Tuesday, February 13, 2007

the meaning of 'saint'

I used to think that the definition of 'saint' was something like this:
"A person who lived a perfect life. You should try to emulate them - even though that's impossible."
Upon closer reading, though, it seems the definition of 'saint' is closer to this:
"A convicted felon who has been pardoned by the King."
or perhaps:
"A (formerly terminal) cancer patient, who was completely cured by the Great Physician, and who refers other terminal patients to Him."

Saturday, February 03, 2007


"Not by might nor by power, but by His Spirit"
More Muslims converted to faith in Jesus Christ over the past decade than at any other time in human history. A spiritual revolution is under way throughout North Africa, the Middle East and Central Asia:

Iraq: More than 5,000 new Muslim converts to Christianity have been identified since the end of major combat operations. ... Also, more than 1 million Bibles [were] shipped into the country since 2003, and pastors report Iraqis are snatching them up so fast they constantly need more Bibles.

Afghanistan: only 17 Muslim converts to Christianity before 9/11/01, but now more than 10,000.

Kazakstan: only three known Christians in 1990, but now more than 15,000.

Uzbekistan: no known Christians in 1990, but now more than 30,000.

Iran: In 1979, there were only 500 known Muslim converts to Christianity, but today Iranian pastors and evangelical leaders tell me there are more than 1 million Iranian believers in Jesus Christ, most of whom meet in underground house churches.

Sudan: More than 1 million Sudanese have converted to Christianity just since 2000, and some 5 million have become Christians since the early 1990s, despite a radical Islamic regime and an ongoing genocide. ... Why such a dramatic spiritual awakening? "People have seen real Islam, and they want Jesus instead," one Sudanese evangelical leader told me.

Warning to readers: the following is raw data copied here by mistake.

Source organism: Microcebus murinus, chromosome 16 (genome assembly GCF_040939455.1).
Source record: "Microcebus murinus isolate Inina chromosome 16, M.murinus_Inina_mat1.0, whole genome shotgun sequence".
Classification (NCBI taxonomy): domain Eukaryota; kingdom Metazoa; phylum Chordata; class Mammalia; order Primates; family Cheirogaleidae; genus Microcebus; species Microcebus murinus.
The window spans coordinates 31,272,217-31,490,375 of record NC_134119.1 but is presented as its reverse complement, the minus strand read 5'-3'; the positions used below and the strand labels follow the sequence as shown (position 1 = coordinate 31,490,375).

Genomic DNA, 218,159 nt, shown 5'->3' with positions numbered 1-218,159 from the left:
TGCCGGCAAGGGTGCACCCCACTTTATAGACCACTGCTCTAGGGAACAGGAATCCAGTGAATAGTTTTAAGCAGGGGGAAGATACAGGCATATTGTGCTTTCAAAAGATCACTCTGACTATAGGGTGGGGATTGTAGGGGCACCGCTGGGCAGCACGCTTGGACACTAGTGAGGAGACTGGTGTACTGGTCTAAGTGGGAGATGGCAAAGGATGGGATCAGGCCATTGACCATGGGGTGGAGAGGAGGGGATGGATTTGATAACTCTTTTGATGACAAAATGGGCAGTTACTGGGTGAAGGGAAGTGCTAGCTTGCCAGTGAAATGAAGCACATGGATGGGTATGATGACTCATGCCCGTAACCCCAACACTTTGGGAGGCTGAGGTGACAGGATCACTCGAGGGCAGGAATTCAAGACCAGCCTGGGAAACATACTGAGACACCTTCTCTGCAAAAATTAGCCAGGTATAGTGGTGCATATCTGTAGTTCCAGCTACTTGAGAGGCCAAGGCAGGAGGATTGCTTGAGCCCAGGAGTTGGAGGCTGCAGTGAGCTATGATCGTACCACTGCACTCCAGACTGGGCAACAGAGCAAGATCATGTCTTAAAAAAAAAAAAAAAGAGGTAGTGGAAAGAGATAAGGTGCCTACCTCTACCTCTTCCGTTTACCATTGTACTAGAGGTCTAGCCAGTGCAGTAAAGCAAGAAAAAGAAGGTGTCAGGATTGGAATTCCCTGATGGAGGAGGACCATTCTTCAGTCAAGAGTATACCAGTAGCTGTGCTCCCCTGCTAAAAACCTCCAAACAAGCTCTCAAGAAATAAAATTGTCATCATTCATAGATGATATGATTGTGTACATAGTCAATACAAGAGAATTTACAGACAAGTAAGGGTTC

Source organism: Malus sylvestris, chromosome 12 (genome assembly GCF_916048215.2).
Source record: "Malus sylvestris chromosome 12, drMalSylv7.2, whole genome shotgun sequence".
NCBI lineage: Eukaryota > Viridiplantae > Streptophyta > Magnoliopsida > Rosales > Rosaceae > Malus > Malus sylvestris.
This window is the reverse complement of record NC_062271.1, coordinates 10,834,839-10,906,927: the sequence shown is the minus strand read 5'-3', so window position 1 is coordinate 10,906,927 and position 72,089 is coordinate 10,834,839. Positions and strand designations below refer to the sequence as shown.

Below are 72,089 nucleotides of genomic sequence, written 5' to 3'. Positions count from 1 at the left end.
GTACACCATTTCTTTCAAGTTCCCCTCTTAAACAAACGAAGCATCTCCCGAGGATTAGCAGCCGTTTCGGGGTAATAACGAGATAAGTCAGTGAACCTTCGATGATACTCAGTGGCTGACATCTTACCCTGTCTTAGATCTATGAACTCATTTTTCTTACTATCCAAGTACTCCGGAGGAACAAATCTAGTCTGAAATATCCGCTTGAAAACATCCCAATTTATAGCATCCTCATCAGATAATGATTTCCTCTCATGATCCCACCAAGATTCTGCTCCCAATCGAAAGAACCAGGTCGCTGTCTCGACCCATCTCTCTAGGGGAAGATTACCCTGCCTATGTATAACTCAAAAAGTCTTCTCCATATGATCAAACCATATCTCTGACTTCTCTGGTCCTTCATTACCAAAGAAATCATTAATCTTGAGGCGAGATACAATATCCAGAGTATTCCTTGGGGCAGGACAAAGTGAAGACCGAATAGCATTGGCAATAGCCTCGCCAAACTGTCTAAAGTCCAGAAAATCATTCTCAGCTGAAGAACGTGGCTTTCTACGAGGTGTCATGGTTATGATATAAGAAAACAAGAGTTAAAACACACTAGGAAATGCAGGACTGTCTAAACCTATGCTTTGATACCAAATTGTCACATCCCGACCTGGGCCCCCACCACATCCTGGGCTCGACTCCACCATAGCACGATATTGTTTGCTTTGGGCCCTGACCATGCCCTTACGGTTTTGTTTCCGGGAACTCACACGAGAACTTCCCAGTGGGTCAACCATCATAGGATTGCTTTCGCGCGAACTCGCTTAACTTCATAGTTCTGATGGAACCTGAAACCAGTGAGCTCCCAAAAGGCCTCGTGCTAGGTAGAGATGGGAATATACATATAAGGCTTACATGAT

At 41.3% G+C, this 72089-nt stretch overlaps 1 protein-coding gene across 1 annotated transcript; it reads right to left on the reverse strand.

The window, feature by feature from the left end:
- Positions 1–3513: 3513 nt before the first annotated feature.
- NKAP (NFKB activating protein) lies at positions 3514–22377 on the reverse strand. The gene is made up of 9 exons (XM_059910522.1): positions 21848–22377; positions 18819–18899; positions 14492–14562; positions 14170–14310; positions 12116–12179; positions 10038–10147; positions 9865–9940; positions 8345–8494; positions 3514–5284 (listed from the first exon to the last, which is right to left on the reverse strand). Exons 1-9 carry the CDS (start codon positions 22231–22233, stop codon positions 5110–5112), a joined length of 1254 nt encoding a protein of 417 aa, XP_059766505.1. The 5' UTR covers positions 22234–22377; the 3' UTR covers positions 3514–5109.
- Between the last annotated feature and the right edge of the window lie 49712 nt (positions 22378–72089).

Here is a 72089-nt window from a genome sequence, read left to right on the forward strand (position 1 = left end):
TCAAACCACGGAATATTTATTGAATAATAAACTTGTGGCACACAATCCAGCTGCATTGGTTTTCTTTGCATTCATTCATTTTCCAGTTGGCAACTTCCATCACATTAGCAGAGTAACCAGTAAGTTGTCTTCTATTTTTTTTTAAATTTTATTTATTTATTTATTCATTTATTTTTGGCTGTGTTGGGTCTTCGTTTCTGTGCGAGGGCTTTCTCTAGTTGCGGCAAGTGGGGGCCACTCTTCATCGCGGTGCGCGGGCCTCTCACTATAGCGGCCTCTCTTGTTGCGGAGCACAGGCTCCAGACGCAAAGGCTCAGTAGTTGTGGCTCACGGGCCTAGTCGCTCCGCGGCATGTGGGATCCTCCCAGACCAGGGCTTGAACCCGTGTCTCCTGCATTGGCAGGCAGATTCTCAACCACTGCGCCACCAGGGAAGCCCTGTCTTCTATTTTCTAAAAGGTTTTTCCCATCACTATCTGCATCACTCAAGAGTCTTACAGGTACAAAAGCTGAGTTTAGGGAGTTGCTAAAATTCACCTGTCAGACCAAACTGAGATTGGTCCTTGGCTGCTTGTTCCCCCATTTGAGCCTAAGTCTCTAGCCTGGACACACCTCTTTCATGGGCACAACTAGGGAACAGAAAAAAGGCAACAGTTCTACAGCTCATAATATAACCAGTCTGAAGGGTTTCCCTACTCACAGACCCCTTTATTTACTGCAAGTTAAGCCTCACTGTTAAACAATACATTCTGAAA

Egypt: Some reports say 1 million Egyptians have trusted Christ over the past decade or so. The Egyptian Bible Society told me they used to sell about 3,000 copies of the JESUS film a year in the early 1990s. But last year they sold 600,000 copies, plus 750,000 copies of the Bible on tape.

Friday, February 02, 2007

hunger and thirst

Every Thought Captive continues along the thoughts of the Beatitudes:

Matthew 5:6 - Blessed are those who hunger and thirst for righteousness, for they shall be satisfied.

Luke 6:21, 25 - Blessed are you who are hungry now, for you shall be satisfied. . . Woe to you who are full now, for you shall be hungry.

As we read through the beatitudes, we must keep in mind that Christ is teaching us about His kingdom. These beatitudes are characteristics of the true child of God, those who have been born again. These are not descriptions of the exceptional “super-spiritual” Christian. These are characteristics that all Christians possess in varying degrees. As we look at this characteristic, ask yourself if it can be found in your life. If it is absent from your life, you should fear for your soul and cry out to God for mercy and salvation. If these cannot be found in you, then Christ is saying, “Woe unto you!” instead of “Blessed!” He is pronouncing upon you a curse. May this cause you to repent and turn to Christ for salvation.